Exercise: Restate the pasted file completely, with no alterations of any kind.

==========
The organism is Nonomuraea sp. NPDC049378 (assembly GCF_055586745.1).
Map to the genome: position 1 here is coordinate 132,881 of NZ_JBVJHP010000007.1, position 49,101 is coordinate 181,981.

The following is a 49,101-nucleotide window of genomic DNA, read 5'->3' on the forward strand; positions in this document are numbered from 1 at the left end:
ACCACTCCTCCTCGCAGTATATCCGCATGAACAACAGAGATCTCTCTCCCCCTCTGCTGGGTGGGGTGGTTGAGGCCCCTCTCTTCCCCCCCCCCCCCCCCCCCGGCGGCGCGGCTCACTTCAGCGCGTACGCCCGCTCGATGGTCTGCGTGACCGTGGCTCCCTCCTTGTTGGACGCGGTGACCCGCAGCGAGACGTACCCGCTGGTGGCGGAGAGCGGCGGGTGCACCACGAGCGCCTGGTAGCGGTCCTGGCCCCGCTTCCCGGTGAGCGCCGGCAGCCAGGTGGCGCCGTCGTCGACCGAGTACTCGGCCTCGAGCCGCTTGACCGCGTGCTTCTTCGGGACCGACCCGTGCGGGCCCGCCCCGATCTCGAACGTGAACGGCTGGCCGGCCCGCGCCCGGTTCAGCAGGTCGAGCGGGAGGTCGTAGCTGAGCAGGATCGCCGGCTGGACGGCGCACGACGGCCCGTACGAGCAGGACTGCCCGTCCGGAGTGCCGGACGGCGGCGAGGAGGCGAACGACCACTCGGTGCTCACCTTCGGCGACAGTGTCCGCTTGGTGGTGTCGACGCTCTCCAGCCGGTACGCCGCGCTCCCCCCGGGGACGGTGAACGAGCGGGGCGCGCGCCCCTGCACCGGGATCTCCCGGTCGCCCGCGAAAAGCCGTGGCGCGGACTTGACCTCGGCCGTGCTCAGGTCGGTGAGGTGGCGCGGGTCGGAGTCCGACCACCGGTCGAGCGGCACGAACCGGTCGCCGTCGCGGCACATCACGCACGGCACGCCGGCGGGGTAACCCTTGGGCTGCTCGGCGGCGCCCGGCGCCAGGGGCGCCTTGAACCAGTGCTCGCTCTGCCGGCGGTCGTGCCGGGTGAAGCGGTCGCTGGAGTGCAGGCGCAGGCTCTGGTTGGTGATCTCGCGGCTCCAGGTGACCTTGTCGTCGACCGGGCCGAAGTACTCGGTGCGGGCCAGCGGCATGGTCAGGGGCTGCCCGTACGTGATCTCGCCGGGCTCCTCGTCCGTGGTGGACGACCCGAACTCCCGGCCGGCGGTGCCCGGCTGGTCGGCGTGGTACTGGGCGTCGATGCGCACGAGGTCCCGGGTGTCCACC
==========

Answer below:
The organism is Nonomuraea sp. NPDC049378 (assembly GCF_055586745.1).
Map to the genome: position 1 here is coordinate 132,881 of NZ_JBVJHP010000007.1, position 49,101 is coordinate 181,981.

The following is a 49,101-nucleotide window of genomic DNA, read 5'->3' on the forward strand; positions in this document are numbered from 1 at the left end:
ACCACTCCTCCTCGCAGTATATCCGCATGAACAACAGAGATCTCTCTCCCCCTCTGCTGGGTGGGGTGGTTGAGGCCCCTCTCTTCCCCCCCCCCCCCCCCCCCGGCGGCGCGGCTCACTTCAGCGCGTACGCCCGCTCGATGGTCTGCGTGACCGTGGCTCCCTCCTTGTTGGACGCGGTGACCCGCAGCGAGACGTACCCGCTGGTGGCGGAGAGCGGCGGGTGCACCACGAGCGCCTGGTAGCGGTCCTGGCCCCGCTTCCCGGTGAGCGCCGGCAGCCAGGTGGCGCCGTCGTCGACCGAGTACTCGGCCTCGAGCCGCTTGACCGCGTGCTTCTTCGGGACCGACCCGTGCGGGCCCGCCCCGATCTCGAACGTGAACGGCTGGCCGGCCCGCGCCCGGTTCAGCAGGTCGAGCGGGAGGTCGTAGCTGAGCAGGATCGCCGGCTGGACGGCGCACGACGGCCCGTACGAGCAGGACTGCCCGTCCGGAGTGCCGGACGGCGGCGAGGAGGCGAACGACCACTCGGTGCTCACCTTCGGCGACAGTGTCCGCTTGGTGGTGTCGACGCTCTCCAGCCGGTACGCCGCGCTCCCCCCGGGGACGGTGAACGAGCGGGGCGCGCGCCCCTGCACCGGGATCTCCCGGTCGCCCGCGAAAAGCCGTGGCGCGGACTTGACCTCGGCCGTGCTCAGGTCGGTGAGGTGGCGCGGGTCGGAGTCCGACCACCGGTCGAGCGGCACGAACCGGTCGCCGTCGCGGCACATCACGCACGGCACGCCGGCGGGGTAACCCTTGGGCTGCTCGGCGGCGCCCGGCGCCAGGGGCGCCTTGAACCAGTGCTCGCTCTGCCGGCGGTCGTGCCGGGTGAAGCGGTCGCTGGAGTGCAGGCGCAGGCTCTGGTTGGTGATCTCGCGGCTCCAGGTGACCTTGTCGTCGACCGGGCCGAAGTACTCGGTGCGGGCCAGCGGCATGGTCAGGGGCTGCCCGTACGTGATCTCGCCGGGCTCCTCGTCCGTGGTGGACGACCCGAACTCCCGGCCGGCGGTGCCCGGCTGGTCGGCGTGGTACTGGGCGTCGATGCGCACGAGGTCCCGGGTGTCCACC